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The process of tender evaluation and contractor selection is perhaps one of the most critical undertakings performed by the client; however, the ability to do so effectively is related to project success, the achievement of specified objectives and adequate return on investment for the client.
Contract bidding, like all other forms of pricing, is essentially about contractors making strategic decisions in respect of which contracts to bid for and the bid levels necessary to secure them.
Bidding contractor draws out estimates of the likely costs of carrying out the construction project work through project plans and schedules and adds a percentage mark-up to form the bid value. The value of the mark-up plays a big role in the chances of a bidder winning the contract and the subsequent profit should the contract be secured and the work is completed. A low mark-up value should increase the chance of winning but decrease the profit, whilst a high mark-up should increase the profit but decrease the chances of winning.
The selection for bidding strategy is based on the analysis of the bidder's internal and external circumstances. In some cases, the corporate level strategies are incorporated into bidding strategy for obtaining and sustaining competitive advantage for the long-term not just for securing the contract.
Strategic decision making in construction contracting is seen by Newcombe et al (1990) and Male (1991a) to occur at the (1) corporate, (2) business and (3) operational strategy levels within an organisation.
In deciding to bid the contractor has a two-stage decision process to make - whether to bid or not and the bid level to secure the contract (Skitmore 1989). In deciding whether to bid contractors are likely to consider both their current workload and future available work in the construction market.
If the contractor opts to submit a bid, the pricing of the bid normally comprises a two stage formulation process comprising baseline estimate and mark-up. The baseline estimate is formulated at the operational strategy level and then fed back to the business strategy level where senior management decides the appropriate bid level at an adjudication meeting. Long- term differences between bidders' pricing are a reflection of their relative efficiencies - more efficient bidders tending to enter lower bids, thereby over a series of competitions being more able to achieve higher levels of competitiveness. Four sources of cost efficiency have been identified by Johnson and Scholes (1993) as comprising economies of scale, supply costs, product process design and experience.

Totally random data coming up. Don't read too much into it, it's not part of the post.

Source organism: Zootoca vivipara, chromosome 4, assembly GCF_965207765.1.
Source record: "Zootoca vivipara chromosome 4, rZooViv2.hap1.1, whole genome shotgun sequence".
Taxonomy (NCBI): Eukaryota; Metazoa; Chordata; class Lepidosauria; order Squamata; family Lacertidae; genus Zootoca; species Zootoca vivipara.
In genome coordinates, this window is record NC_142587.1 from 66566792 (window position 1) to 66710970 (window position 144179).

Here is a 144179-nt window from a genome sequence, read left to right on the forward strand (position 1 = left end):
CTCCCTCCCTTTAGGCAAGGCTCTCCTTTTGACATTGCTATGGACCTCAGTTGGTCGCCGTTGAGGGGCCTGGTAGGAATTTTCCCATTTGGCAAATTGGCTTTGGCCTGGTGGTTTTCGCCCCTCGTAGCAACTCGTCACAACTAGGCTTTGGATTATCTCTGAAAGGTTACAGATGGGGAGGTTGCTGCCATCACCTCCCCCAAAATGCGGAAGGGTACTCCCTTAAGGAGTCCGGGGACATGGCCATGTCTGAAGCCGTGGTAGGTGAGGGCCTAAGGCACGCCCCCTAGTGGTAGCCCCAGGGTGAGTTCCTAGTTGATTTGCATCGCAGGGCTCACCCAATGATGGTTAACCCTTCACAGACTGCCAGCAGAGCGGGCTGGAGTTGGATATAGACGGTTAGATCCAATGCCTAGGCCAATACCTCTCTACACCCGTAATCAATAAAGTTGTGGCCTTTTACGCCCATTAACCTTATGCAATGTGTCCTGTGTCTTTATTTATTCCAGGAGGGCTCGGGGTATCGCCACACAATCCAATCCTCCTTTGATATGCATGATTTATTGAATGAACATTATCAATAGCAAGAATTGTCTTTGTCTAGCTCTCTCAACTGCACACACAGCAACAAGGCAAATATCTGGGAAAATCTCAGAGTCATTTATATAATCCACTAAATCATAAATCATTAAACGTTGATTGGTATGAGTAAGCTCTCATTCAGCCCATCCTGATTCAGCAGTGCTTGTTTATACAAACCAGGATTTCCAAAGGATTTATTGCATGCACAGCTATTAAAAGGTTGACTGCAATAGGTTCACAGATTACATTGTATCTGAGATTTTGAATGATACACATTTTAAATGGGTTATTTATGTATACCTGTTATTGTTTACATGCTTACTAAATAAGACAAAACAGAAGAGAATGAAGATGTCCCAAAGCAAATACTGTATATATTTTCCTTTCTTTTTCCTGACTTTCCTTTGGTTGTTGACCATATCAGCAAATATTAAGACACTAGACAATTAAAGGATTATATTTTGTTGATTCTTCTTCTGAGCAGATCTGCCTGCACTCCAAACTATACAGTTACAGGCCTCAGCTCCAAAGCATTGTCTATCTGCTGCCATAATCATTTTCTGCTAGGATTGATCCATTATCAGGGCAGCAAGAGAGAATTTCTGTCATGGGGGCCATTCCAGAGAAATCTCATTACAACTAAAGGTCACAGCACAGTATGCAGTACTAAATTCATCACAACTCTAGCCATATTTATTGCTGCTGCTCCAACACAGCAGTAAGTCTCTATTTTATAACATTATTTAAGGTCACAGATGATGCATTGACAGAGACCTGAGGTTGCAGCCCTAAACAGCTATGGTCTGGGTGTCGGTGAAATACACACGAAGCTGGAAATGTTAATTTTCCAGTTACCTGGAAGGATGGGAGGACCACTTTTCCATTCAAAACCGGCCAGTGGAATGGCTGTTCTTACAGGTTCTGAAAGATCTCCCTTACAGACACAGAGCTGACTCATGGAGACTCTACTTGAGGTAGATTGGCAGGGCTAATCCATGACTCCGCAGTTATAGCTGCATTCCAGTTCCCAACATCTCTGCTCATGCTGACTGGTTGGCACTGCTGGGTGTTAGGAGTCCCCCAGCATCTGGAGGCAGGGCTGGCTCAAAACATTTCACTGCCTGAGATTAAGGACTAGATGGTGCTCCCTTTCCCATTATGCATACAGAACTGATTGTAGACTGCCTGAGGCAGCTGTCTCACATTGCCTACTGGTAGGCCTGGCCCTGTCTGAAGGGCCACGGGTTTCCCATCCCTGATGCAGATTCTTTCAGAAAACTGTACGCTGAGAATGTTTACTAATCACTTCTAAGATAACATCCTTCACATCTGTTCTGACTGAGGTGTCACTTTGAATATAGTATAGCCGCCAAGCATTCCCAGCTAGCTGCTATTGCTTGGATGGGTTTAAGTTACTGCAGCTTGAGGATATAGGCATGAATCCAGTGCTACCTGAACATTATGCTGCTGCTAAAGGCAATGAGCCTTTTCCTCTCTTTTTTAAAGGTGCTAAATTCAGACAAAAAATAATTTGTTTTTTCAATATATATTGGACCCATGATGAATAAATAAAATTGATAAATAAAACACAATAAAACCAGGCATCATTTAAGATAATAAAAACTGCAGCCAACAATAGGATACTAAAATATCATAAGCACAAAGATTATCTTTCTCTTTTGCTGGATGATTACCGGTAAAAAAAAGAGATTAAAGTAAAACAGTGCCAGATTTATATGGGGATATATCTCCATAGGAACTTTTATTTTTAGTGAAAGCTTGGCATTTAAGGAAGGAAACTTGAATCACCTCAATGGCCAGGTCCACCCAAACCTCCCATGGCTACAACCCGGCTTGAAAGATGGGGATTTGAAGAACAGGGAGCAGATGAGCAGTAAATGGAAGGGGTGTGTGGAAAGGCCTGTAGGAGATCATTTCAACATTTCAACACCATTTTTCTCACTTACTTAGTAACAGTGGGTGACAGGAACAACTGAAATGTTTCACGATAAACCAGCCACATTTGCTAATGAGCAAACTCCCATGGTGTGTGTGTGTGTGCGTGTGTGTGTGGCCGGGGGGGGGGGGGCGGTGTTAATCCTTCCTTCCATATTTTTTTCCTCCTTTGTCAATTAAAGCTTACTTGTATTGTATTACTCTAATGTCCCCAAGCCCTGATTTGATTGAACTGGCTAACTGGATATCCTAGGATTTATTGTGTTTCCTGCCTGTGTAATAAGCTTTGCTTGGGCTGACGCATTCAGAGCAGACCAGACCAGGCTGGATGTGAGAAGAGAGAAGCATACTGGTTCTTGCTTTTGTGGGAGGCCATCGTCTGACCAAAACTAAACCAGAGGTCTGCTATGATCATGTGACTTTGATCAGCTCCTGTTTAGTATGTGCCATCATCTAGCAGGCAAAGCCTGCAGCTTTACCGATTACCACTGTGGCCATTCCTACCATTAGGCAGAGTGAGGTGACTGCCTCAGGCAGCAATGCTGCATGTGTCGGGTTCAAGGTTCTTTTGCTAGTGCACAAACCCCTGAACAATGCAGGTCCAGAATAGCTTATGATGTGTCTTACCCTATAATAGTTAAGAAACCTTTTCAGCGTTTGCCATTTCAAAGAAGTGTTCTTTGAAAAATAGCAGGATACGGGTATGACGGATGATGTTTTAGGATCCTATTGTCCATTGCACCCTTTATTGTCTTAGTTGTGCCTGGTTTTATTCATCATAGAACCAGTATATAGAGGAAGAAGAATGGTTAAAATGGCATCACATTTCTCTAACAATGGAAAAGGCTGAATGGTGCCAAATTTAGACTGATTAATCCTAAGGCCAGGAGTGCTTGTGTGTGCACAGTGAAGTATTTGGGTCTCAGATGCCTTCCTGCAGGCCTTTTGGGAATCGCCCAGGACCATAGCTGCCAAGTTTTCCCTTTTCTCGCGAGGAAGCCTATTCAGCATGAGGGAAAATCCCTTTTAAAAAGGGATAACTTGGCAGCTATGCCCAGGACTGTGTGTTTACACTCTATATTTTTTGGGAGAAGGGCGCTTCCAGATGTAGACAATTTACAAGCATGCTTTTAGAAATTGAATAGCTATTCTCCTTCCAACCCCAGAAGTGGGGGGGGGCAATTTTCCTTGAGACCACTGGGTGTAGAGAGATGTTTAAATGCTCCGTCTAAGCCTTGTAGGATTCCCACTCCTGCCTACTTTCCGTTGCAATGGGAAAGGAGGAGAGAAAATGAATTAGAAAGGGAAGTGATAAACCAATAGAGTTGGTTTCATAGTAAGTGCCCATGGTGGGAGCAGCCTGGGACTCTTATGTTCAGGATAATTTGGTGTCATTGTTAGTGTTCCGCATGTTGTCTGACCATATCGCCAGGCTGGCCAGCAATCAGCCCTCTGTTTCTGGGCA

CRITIQUE As part of their bidding strategy, it has been suggested by Drew and Skitmore (1993) that different bidders will have different degrees of preference towards the individual contract characteristics, such as size, type and location of proposed contracts and in determining mark u levels, different bidders have differing degrees of selectivity between contracts. Those who are more selective concentrate on particular contract characteristics. Those who are less selective place less emphasis on contract characteristics than on other factors such as workload or resources available. Bidders who select contracts carefully for which they enter serious bids may be regarded as `market' or `preference driven'. Those bidders who place most emphasis on workload may be regarded as `resource' or `constraint driven'. These categories are neither exhaustive nor mutually exclusive and some bidders may place equally high or low emphasis on market and resource factors.
The baseline estimate is usually combined with a mark-up to form the bid. Different bidders apply different mark-up policies which may be variable or fixed which in turn influence mark-up levels and thus competitiveness. Bidding strategy is concerned with setting the mark up level to a value that is likely to provide the best pay-off. Male (1991a) points out that standard bidding models presume that bidders attempt to maximise their expected profit. The bidder, however, may be attempting to fulfil other objectives including minimising expected losses, minimising profits of competitors or obtaining a contract, even at a loss, in order to maintain production.
STRATEGIC MARK-UP BID
Strategic mark-up bidding assumes that the bidder applies a mark-up which happens to produce a satisfactory balance between the probability of winning the contract and the profit generated as a result of winning the contract. A special case of strategic mark-up bidding is optimal bidding, defined as applying a mark-up which happens to maximize expected profit, i.e. the product of the probability of winning the contract and the profit generated as a result of winning the contract
The literature on strategic mark-up bidding is quite extensive and several reviews have been published (for example, Reference 2).